It seems everyone is at it. But is Twitter for people with
too much time on their hands? Or is it the best new way to communicate and keep
up with the news? Jo Craven takes the leap and finds out
I never thought Twitter would be for me. I’ve had many
conversations where my girlfriends and I puzzled over what kind of losers found
time to tweet. Wasn’t it just a lot of over-sharing? Tweeting was for Stephen
Fry, or people with things to sell, wasn’t it? I’m a married mother of two. It
wasn’t for people like me. But, somehow, Twitter crept up on me. Three
years ago, I took the first step and created an account (I had to be @CravenJo,
as some imposter had got @JoCraven first).
Is It Time To
I had an initial flurry of following a few famous people
-@AlaindeBotton for wise sayings and @StephenFry, because everyone follows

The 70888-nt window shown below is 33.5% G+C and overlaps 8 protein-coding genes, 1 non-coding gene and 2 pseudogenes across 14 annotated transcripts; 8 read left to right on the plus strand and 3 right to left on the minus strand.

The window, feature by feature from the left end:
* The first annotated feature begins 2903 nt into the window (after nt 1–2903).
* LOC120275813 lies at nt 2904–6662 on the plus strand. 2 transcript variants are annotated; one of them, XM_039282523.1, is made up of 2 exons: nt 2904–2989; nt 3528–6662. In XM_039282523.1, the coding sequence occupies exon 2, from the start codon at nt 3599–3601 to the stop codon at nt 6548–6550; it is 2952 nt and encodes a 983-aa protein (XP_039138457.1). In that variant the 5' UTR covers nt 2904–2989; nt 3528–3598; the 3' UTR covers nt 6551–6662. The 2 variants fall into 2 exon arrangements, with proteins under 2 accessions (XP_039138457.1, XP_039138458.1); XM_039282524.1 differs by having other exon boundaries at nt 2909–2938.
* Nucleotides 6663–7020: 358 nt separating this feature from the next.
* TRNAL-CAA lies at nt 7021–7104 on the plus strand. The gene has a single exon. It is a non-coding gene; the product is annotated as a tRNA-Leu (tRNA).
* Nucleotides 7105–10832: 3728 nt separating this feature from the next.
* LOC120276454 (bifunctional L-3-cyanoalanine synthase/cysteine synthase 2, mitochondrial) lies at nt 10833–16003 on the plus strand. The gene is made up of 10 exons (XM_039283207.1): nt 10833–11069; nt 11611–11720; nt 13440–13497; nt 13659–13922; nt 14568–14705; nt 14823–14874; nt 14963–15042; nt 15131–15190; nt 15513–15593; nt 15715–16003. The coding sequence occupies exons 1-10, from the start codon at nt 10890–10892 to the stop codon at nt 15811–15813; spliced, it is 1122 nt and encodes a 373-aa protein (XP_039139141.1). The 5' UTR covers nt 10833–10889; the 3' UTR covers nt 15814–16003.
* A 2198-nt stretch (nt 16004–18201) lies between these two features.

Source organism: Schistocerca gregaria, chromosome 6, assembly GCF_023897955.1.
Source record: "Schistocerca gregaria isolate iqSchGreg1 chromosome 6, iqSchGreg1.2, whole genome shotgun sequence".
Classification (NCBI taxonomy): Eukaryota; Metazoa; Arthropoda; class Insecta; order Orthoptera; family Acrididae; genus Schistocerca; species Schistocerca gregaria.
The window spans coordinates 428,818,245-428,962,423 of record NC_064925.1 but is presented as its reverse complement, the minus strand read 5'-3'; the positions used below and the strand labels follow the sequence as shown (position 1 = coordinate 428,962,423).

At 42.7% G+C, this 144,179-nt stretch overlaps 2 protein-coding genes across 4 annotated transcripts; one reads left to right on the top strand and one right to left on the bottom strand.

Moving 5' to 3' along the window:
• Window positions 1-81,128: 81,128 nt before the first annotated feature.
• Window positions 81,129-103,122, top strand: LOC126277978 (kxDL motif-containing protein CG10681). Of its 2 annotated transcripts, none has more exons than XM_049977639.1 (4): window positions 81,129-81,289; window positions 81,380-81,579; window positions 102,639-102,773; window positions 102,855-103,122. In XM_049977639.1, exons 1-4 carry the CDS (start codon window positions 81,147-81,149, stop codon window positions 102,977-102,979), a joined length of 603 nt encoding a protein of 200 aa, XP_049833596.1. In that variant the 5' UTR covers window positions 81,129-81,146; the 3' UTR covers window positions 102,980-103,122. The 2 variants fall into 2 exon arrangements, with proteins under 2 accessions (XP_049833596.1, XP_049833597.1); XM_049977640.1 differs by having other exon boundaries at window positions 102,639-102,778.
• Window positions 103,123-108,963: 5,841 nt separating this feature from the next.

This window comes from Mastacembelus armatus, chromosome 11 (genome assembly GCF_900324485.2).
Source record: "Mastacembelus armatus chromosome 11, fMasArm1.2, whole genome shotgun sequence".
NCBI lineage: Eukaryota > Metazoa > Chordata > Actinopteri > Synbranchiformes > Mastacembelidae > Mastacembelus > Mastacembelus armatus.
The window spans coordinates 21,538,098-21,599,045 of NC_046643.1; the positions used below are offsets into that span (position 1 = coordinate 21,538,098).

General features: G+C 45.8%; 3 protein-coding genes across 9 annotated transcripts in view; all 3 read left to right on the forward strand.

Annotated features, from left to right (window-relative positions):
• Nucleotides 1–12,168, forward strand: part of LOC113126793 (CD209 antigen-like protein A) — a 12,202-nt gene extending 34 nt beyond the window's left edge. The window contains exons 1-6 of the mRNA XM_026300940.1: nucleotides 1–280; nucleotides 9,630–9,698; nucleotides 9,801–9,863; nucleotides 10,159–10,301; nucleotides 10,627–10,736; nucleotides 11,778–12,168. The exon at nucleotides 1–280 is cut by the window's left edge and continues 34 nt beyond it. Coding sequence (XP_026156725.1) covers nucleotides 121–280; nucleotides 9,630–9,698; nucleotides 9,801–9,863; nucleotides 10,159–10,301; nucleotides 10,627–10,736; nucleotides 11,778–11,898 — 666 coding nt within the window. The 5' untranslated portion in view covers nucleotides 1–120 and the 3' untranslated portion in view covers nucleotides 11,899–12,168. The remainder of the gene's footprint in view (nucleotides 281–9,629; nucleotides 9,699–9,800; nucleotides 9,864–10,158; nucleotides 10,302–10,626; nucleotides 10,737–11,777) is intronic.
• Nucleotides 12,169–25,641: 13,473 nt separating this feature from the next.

him – but was never tempted to tweet. I was what Twitter users sniffily refer
to as a ‘lurker’ – silently stalking people without ever joining in the chat.
But then I started to notice that actual conversations were happening. Witty
banter was taking place, with people firing tweets back at each other. I had to
wonder: was I missing out? Was it time for me to join the Twitterati and
actually – gasp – write a tweet of my own?
It’s 11.59am when I sit down at my computer. I dawdle and
look up my friend Chloe, who started tweeting a few months ago, and see she
gave up after 15 tweets. I can’t decide if my goal is to ‘trend’ like feminist
author Linda Grant did on International Women’s Day when her question about
examples of sexual discrimination threw up thousands of responses in hours and
put her top of the Twitter Trending list. Or do I just want to be popular and
funny, and have lots of followers? Who exactly is @CravenJo? Is she newsy and
topical? Or is she wry and amusing?
Nearly a whole day
has gone by and all I have done is send one pathetic tweet. I’m beginning to
think Twitter might get a little time-consuming.
And what if I upset someone? We live in the age of